Commentating legend’s former home in Alderney is for sale
JOHN ARLOTT’S former home in Alderney has gone up for sale.
The famous cricket commentator lived on the island for more than a decade after he retired from the BBC in 1980 until his death aged 77 in 1991.
The house, which is on the market for £2.45m., is one of Alderney’s most prestigious homes.
Set within one-and-a-half acres of walled gardens, the six-bedroom property was formerly a private hotel.
On a wall, a blue plaque commemorates the broadcaster and author.
Estate agent Bell & Co’s managing director, Andrew Eggleston, who sold Mr Arlott the house in 1978, said that the commentator had always had an infinity with Alderney.
‘He actually started coming here in the 1950s with his first wife and owned a holiday cottage here.
‘We became friends and every six weeks or so we used to go drinking at lunchtime. He would sit at the head of the table, and give you a monologue of anecdotes. You could only drink wine from these great big goblets. He was lethal.’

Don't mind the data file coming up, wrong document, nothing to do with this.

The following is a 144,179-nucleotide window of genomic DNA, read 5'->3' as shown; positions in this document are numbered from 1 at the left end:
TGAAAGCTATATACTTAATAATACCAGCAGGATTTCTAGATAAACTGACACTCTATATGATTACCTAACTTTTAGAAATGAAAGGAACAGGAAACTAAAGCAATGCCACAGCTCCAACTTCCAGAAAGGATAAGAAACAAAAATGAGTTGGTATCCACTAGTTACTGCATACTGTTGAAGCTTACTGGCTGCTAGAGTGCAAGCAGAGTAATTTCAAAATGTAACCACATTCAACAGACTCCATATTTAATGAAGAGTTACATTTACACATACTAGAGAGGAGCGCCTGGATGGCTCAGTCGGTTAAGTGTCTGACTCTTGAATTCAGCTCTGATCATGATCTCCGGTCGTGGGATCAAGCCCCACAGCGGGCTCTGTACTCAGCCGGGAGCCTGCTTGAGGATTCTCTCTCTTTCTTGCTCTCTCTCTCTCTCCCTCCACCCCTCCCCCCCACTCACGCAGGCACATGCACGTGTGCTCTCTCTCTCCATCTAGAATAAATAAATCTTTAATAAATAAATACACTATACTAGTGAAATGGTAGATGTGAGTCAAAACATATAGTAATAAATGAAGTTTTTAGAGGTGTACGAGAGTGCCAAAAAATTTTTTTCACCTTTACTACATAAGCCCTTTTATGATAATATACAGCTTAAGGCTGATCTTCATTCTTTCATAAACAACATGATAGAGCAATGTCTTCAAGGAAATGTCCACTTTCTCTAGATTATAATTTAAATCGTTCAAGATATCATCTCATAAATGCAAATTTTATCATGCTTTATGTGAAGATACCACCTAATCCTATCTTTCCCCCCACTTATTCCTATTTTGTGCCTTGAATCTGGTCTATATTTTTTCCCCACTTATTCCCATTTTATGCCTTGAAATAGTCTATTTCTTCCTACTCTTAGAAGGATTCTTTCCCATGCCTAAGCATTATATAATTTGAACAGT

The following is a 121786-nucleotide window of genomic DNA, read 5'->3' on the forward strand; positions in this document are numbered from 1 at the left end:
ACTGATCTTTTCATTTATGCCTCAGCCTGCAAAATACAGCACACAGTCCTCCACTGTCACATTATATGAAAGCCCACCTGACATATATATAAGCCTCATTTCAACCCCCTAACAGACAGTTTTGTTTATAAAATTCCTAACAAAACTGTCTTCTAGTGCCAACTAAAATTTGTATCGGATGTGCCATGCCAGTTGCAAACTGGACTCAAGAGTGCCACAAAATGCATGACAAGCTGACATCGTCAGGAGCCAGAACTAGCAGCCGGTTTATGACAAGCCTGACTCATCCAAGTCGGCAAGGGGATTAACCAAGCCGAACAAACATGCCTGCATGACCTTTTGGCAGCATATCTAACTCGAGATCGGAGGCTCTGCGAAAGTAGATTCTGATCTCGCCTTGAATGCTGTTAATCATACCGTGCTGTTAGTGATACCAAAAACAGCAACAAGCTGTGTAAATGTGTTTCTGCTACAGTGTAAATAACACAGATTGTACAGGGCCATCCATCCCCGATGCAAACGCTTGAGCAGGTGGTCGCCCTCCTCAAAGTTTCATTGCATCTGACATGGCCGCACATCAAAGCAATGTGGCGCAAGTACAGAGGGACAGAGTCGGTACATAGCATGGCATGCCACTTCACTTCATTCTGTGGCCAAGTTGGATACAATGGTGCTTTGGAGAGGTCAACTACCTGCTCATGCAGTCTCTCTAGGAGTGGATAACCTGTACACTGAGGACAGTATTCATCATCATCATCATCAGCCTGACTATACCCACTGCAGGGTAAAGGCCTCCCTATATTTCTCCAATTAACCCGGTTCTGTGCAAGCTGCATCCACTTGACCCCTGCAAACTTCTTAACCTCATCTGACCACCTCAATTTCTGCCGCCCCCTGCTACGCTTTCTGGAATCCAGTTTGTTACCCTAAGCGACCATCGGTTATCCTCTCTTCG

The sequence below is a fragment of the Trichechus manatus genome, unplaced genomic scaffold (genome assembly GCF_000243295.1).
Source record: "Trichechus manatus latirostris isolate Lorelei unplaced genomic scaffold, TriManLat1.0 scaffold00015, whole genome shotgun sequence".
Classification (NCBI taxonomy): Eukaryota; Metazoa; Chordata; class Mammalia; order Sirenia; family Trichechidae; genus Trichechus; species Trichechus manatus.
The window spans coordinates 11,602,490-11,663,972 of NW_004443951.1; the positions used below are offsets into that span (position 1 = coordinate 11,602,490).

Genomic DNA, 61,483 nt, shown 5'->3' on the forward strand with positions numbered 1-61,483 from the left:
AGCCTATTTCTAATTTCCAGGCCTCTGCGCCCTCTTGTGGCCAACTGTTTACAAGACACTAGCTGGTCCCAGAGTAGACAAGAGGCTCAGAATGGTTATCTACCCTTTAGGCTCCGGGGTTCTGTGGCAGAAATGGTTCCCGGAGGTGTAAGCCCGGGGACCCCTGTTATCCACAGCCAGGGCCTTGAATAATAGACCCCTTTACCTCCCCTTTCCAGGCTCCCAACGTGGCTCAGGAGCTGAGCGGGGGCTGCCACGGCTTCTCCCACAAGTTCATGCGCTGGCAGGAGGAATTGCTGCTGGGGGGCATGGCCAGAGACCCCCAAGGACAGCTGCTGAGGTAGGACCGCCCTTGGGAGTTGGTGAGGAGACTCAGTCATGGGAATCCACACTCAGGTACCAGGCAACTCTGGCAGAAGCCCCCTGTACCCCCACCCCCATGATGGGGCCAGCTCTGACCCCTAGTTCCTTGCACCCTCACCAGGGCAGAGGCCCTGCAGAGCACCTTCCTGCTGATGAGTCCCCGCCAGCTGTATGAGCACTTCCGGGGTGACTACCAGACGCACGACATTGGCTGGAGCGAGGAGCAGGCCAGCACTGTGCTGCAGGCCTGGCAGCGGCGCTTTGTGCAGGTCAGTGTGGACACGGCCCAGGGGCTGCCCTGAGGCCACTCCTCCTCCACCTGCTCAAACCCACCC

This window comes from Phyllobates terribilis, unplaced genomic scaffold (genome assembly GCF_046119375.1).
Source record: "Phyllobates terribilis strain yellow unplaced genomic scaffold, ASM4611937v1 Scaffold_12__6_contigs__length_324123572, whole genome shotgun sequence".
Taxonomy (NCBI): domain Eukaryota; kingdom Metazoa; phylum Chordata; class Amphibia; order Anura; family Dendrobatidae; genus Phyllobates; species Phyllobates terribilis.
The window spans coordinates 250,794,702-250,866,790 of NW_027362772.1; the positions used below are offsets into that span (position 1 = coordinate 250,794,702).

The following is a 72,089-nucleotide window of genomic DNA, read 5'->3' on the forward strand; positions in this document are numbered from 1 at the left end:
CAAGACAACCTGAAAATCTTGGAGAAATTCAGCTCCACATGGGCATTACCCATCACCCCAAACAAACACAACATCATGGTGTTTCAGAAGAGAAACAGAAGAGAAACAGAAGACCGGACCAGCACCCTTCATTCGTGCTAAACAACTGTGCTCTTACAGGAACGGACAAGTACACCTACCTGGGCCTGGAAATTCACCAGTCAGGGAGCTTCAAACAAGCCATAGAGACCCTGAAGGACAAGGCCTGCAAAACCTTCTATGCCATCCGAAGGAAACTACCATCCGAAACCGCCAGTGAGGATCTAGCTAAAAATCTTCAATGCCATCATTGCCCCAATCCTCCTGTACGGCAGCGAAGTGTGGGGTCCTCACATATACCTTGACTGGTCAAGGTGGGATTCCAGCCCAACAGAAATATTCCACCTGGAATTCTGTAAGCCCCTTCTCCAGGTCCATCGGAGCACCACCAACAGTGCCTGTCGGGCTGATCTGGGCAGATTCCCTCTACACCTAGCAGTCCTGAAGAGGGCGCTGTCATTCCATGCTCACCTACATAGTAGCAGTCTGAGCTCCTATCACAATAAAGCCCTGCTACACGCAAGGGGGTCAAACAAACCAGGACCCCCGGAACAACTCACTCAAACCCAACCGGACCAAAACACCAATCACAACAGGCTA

While living on Alderney, Mr Arlott would spend his summer commentating on the home matches of the island’s cricket club.
‘With his fantastic fruity voice, he would sit on the clubhouse balcony with a bottle of wine and commentate through a loudspeaker,’ said Mr Eggleston.
Mr Arlott was known for his distinctive countryman’s voice and poetic phraseology, once describing a shot by former West Indies captain Clive Lloyd as ‘the stroke of a man knocking a thistle top off with a walking stick’.
As well as a cricket commentator, who called several Muratti finals for the BBC, Mr Arlott was a poet, journalist and a wine buff.
He was famous for his friendship with another one-time Alderney resident, Lord Botham, who he converted into a wine buff and also encouraged to buy a property in Alderney.
During the last seven years of Mr Arlott’s life they often shared meals together at the house whenever the great England all-rounder was staying on the island.
After his death in 1991, Lord Botham said of his friend: ‘He was cricket, there has never been a commentator like him and there never will be.’